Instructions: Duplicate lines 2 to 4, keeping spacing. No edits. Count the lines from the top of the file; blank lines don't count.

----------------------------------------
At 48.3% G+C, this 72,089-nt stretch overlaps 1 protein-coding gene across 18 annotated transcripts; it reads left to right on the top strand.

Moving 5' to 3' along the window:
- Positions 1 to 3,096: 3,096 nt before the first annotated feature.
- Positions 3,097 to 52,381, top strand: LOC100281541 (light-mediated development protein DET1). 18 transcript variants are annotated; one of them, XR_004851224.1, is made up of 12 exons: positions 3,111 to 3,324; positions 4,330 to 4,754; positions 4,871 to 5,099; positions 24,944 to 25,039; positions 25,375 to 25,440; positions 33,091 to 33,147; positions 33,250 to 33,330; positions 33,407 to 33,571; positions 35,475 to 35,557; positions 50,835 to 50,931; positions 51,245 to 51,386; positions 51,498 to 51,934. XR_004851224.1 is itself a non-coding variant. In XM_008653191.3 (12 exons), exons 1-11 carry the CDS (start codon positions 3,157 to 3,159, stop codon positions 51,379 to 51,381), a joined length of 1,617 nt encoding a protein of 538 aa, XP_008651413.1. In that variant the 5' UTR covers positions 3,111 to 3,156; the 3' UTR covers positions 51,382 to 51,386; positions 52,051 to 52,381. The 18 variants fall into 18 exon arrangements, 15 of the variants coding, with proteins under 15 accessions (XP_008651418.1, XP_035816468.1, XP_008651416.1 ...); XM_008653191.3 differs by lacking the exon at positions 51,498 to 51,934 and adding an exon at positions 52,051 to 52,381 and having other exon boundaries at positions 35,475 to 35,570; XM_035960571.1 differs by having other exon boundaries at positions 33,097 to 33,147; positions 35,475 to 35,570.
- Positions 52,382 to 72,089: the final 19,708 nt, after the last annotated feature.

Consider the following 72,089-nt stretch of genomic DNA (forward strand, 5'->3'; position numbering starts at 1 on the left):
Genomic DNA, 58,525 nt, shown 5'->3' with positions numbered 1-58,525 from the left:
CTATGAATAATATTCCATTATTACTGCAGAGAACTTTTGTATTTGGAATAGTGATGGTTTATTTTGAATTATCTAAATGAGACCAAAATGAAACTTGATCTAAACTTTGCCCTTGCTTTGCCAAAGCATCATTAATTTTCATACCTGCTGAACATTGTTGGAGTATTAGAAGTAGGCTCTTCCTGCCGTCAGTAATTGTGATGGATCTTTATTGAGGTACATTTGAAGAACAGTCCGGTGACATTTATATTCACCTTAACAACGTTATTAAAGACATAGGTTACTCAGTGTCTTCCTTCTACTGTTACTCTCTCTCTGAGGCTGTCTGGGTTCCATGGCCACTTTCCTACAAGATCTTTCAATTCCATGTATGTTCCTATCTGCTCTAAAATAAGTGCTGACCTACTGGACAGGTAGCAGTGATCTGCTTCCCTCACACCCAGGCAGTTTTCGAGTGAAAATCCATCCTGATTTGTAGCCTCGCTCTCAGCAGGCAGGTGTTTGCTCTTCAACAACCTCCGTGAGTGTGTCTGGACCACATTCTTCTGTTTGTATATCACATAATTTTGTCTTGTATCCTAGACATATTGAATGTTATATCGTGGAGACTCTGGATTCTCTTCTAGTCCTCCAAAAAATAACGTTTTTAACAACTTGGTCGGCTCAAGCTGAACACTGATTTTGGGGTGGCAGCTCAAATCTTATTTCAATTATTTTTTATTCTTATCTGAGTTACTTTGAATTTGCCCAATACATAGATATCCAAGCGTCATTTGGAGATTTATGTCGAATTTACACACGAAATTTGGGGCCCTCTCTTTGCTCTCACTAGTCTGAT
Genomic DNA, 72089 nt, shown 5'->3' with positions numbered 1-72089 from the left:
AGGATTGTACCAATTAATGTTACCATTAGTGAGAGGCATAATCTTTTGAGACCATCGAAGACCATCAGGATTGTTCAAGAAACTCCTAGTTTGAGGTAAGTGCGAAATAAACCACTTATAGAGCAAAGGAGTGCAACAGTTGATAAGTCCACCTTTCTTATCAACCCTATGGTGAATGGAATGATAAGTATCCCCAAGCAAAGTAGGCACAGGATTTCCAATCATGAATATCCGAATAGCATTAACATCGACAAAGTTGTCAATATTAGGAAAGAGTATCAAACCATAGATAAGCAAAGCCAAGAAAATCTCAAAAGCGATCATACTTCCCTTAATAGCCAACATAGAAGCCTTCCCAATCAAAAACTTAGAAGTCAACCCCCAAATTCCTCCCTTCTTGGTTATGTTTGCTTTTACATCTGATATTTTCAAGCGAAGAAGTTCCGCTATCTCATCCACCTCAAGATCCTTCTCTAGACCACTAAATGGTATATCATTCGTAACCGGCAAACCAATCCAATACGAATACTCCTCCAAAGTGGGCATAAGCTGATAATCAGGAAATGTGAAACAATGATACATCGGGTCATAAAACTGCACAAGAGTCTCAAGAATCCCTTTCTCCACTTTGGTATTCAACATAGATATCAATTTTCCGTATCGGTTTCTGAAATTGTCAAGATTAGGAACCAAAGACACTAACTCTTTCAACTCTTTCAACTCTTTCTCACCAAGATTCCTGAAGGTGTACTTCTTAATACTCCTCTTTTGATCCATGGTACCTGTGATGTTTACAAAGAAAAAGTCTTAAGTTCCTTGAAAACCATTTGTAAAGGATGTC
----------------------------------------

Moving 5' to 3' along the window:
- Positions 1 to 3,096: 3,096 nt before the first annotated feature.
- Positions 3,097 to 52,381, top strand: LOC100281541 (light-mediated development protein DET1). 18 transcript variants are annotated; one of them, XR_004851224.1, is made up of 12 exons: positions 3,111 to 3,324; positions 4,330 to 4,754; positions 4,871 to 5,099; positions 24,944 to 25,039; positions 25,375 to 25,440; positions 33,091 to 33,147; positions 33,250 to 33,330; positions 33,407 to 33,571; positions 35,475 to 35,557; positions 50,835 to 50,931; positions 51,245 to 51,386; positions 51,498 to 51,934. XR_004851224.1 is itself a non-coding variant. In XM_008653191.3 (12 exons), exons 1-11 carry the CDS (start codon positions 3,157 to 3,159, stop codon positions 51,379 to 51,381), a joined length of 1,617 nt encoding a protein of 538 aa, XP_008651413.1. In that variant the 5' UTR covers positions 3,111 to 3,156; the 3' UTR covers positions 51,382 to 51,386; positions 52,051 to 52,381. The 18 variants fall into 18 exon arrangements, 15 of the variants coding, with proteins under 15 accessions (XP_008651418.1, XP_035816468.1, XP_008651416.1 ...); XM_008653191.3 differs by lacking the exon at positions 51,498 to 51,934 and adding an exon at positions 52,051 to 52,381 and having other exon boundaries at positions 35,475 to 35,570; XM_035960571.1 differs by having other exon boundaries at positions 33,097 to 33,147; positions 35,475 to 35,570.